British Prime Minister Boris Johnson on Wednesday announced the tightening of virus restrictions in England as Omicron variant cases surge, including guidance to work from home and mandatory Covid passports.
Johnson said at a briefing that the rate of Omicron cases was doubling every two to three days, risking a "big rise in hospitalisations".
"We must be humble in the face of this virus", he said, adding that it was "the proportionate and the responsible thing to move to Plan B in England".
The UK has had more than 10 million confirmed cases and nearly 146,000 people have died from the virus, one of the highest tolls in Europe.
Health Secretary Sajid Javid said Wednesday there have been 568 confirmed cases of the newly discovered Omicron variant, but the true figure is "probably closer to 10,000".
Johnson said that it was becoming increasingly clear that Omicron is "growing much faster than the previously dominant Delta variant and "we can't yet assume Omicron is less severe than previous variants".
"We just have to respond today in the way that we are," he said, while insisting the new measures do not amount to a lockdown and people can continue with Christmas parties and children's events such as Nativity plays as long as they "exercise due caution".
Christmas party probe
Johnson announced the stringent measures while facing public anger over video footage of his aides joking about an alleged illicit Christmas party at Downing Street during last year's lockdown.
The footage aired on national television showed aides laughing as they discussed how to respond if questioned about a "fictional party" at Downing Street, at a time last year when many families had to cancel long-awaited Christmas gatherings.
Johnson on December 19, 2020, announced a strict "stay at home" alert level for London and southeastern England.
The prime minister has insisted that to his knowledge there was no party inside his Number 10 Downing Street office and no rules were broken. He has ordered an investigation into the incident.
An advisor to Johnson, Allegra Stratton, who was his press secretary when she was featured in the footage, gave a tearful resignation speech on Wednesday. She offered "profound apologies", saying she would "regret those remarks for the rest of my days".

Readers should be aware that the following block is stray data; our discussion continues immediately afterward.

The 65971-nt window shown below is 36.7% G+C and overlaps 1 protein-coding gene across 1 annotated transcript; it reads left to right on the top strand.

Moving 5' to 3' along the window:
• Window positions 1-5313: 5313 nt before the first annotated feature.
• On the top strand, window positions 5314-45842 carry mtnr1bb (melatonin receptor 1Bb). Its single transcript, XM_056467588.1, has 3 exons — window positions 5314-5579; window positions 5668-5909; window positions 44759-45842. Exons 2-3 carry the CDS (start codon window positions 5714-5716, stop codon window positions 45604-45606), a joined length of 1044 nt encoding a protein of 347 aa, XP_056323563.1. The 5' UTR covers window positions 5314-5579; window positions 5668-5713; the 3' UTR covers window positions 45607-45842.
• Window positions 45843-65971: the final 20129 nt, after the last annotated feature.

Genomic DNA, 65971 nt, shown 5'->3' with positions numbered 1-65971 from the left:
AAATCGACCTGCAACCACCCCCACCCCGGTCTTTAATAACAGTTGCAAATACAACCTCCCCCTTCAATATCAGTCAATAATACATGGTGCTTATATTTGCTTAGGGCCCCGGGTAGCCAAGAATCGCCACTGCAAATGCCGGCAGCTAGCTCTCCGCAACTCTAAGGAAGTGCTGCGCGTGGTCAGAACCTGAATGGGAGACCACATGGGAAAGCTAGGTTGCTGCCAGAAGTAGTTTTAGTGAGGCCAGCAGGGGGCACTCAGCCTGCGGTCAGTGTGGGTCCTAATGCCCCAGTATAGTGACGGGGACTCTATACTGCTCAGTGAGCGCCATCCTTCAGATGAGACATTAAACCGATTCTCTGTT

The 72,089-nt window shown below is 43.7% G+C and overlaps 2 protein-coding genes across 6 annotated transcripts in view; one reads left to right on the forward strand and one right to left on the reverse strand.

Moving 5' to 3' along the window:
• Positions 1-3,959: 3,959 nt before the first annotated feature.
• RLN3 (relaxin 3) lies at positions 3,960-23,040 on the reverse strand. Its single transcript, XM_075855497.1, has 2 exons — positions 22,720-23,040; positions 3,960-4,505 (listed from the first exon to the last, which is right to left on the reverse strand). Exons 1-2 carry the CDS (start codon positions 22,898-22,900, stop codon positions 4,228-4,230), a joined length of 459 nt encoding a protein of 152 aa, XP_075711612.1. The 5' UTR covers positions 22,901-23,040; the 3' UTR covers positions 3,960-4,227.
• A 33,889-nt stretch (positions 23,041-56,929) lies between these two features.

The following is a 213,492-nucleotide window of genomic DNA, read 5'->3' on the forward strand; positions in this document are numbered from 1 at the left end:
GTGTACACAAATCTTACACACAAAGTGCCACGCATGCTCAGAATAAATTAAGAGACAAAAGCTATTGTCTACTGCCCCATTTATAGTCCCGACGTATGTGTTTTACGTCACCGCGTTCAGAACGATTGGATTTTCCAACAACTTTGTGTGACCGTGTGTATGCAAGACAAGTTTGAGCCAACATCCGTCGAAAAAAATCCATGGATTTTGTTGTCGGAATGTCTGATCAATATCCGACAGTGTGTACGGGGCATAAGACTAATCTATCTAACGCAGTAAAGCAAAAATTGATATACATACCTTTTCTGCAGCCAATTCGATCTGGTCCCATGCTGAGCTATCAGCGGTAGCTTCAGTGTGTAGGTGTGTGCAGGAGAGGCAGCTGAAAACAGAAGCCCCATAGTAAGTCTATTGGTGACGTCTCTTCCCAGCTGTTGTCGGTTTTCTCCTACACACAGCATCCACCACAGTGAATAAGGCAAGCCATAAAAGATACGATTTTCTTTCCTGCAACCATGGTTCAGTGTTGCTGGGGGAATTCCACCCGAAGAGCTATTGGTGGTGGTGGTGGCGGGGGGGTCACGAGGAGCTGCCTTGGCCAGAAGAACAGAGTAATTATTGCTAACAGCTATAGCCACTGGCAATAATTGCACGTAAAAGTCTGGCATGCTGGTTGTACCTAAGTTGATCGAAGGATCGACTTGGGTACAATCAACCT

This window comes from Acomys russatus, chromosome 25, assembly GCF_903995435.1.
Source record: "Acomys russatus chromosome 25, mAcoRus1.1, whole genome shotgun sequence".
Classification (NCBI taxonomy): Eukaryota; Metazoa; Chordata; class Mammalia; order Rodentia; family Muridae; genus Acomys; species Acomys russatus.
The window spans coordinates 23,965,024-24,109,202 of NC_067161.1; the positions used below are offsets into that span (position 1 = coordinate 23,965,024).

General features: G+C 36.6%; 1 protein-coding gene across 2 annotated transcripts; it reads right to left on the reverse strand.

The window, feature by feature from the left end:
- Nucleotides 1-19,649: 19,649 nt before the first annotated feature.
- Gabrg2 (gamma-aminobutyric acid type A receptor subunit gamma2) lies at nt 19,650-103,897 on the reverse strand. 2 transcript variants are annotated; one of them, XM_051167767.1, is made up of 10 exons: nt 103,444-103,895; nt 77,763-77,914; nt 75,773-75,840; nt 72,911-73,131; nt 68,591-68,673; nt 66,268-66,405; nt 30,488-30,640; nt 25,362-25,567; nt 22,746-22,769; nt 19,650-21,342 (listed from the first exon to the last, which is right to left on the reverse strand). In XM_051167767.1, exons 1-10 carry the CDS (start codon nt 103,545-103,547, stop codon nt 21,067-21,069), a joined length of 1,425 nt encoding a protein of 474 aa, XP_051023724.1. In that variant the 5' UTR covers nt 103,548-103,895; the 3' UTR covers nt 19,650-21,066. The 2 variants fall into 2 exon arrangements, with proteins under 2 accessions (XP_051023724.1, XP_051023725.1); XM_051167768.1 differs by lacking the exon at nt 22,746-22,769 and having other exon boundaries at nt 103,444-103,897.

Passports for stadiums
As part of a raft of new measures, the government is reintroducing advice to work at home in England.
"From Monday, you should work from home if you can -- go to work if you must," the prime minister said.
He added that the government in a week's time will make it compulsory to show Covid vaccine passports in England for the first time, while the devolved administrations of Scotland and Wales have already brought in similar measures.
The passes will be required "for entry into nightclubs and venues where large crowds gather", Johnson said, specifying that this would mean indoor venues where more than 500 people gather unseated.
He also said that the passes will be required for any venue with more than 10,000 people present, such as sports stadiums. Four Premier League football matches will take place next Wednesday.
People will have to show certification that they have received two vaccine doses or taken a negative lateral flow test.
The government is also making it a legal requirement to wear masks in "most public indoor venues, including theatres and cinemas", Johnson said. Mask-wearing is already legally required in England on public transport and in shops.
The prime minister stressed the importance of people taking vaccines and the booster doses now being offered. So far more almost 21 million people have received boosters in the UK.
"The single biggest thing that every one of us can do is to get our jabs and crucially to get that booster as soon as our turn arrives," he said.